77-year-old Old Bridge Woman’s Successfully Beats Brain Tumor   

77-year-old Old Bridge Woman’s Successfully Beats Brain Tumor

Carolyn Bongo

February 14, 2024

On May 16, 2023, Old Bridge, New Jersey, resident Carolyn Bongo, 77, was having a typical day. She drove to a department store, where she bought her nephew a gift for his upcoming birthday. The next thing she knew, it was early June, and she was recovering from brain surgery. “I don’t remember anything until I woke up at the hospital,” she says.

What Carolyn learned in early June is that she spent all of May 17 collapsed between her bed and nightstand. Friends of hers had tried reaching her throughout the day, but they couldn’t; one of them called one of Carolyn’s daughters, Kelli, who lives nearby.

Kelli tried reaching her mother by phone, but after getting no response, she went to her mother’s townhouse. Her mom’s front door screen door was locked, so Kelli couldn’t get into the house. She called the police department. Officers broke into the house and found Carolyn on the floor in her pajamas, only able to respond by squeezing an officer’s hand.

Sudden Symptoms from Slow-growing Tumor

When Carolyn arrived at the emergency department at Bayshore Medical Center, she was having continuous seizures. An MRI showed she had an orange-sized tumor on her brain, so she was transported to JFK University Medical Center, which houses two world-class institutions—the Hackensack Meridian Neuroscience Institute and JFK Johnson Rehabilitation Institute.

The pressure from the benign meningioma was causing the seizures, but up until that day, Carolyn had no symptoms. “A meningioma is a slow-growing tumor that starts from the covering of the brain. It can often get very large before it causes symptoms because it grows so slowly that the brain deals with it,” says Carolyn’s neurosurgeon, Yevgenia Shekhtman, M.D. “Everything's fine, then one day it just becomes too much for the brain to handle that pressure and swelling.”

The tumor affected Carolyn’s speech center in her brain, so she was unable to speak or understand speech. Additionally, she was unable to move the right side of her body. Her family was unsure if their mother would want treatment. “Carolyn really didn't look very good when she came in, and her family was assuming that in accordance with her stated living will, maybe she wouldn't want anything done,” Dr. Shekhtman says.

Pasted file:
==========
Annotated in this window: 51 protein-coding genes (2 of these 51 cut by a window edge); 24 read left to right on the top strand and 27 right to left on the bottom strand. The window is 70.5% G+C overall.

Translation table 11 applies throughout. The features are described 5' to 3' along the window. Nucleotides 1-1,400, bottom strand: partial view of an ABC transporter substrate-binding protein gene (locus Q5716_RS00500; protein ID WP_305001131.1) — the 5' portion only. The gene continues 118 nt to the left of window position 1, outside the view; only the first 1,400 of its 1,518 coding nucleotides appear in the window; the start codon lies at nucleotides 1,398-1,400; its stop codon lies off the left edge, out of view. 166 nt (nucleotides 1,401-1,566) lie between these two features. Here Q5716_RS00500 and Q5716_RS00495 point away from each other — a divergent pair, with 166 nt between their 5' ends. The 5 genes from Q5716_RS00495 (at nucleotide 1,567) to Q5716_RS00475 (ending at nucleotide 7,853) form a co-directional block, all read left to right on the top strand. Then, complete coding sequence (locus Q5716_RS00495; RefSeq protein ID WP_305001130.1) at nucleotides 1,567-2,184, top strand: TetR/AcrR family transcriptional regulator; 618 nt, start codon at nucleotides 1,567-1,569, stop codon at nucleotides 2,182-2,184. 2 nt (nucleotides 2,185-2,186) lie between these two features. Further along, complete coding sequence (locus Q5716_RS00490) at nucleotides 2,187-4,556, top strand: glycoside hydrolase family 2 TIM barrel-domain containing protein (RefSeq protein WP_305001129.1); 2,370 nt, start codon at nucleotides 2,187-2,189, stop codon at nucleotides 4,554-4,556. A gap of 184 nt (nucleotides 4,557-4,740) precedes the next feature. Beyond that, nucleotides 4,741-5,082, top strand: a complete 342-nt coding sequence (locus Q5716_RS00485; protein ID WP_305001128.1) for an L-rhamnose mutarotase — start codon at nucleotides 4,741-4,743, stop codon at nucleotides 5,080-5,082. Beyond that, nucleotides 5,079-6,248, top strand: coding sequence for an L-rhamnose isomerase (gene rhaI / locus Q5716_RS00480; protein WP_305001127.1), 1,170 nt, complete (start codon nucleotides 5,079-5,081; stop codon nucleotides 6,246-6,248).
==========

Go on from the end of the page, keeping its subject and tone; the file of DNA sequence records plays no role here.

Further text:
But Dr. Shekhtman told her family that by removing the tumor, Carolyn had a good chance of recovering. “We discuss all of our patients in our multidisciplinary tumor board meeting, so that way, we can give the family and the patient multiple opinions, including those from our radiologist, radiation oncologist, neuro-oncologist and other neurosurgeons on our team,”she says. With the input from the medical team, Carolyn’s family decided to go ahead with surgery.

Full Recovery After Tumor Removal

The goal of the surgery was to remove 98 percent of the tumor, Dr. Shekhtman says. As she explained to Carolyn’s family, the 2 percent that remained was in the central vein of the brain, which was too dangerous to cut out. An additional treatment for the remainder of the tumor was needed.

In October 2023, Carolyn returned to the hospital for gamma knife radiation, a procedure that uses targeted radiation to destroy tumor cells to stop tumor growth. There is a slight chance Carolyn’s tumor could regrow, but regular monitoring will be done.

Recovering the tumor was only half her journey. Carolyn also needed intensive physical rehabilitation, including physical, occupational and speech therapy. For two weeks after her procedure, she received all of those therapies in one location, which is located on the same campus as the hospital: JFK Johnson Rehabilitation Institute’s outpatient facility.

When Carolyn arrived there, her right side was so weak that she was in a wheelchair and was concerned that she wouldn’t walk again. But today, she is back to her usual self and was cleared to drive again six months after her collapse.

Her complete recovery has impressed her entire medical team. “She's awesome,” Dr. Shekhtman says. “She came to the clinic the other day. She had her makeup perfectly done and hair perfectly styled. I am so impressed.”

Adds Carolyn: “I really feel like I wouldn't have been able to come home without my medical team—and all of the prayers from family and friends—and, of course, myself, too. I was just determined.”

Next Steps & Resources

The material provided through HealthU is intended to be used as general information only and should not replace the advice of your physician. Always consult your physician for individual care.


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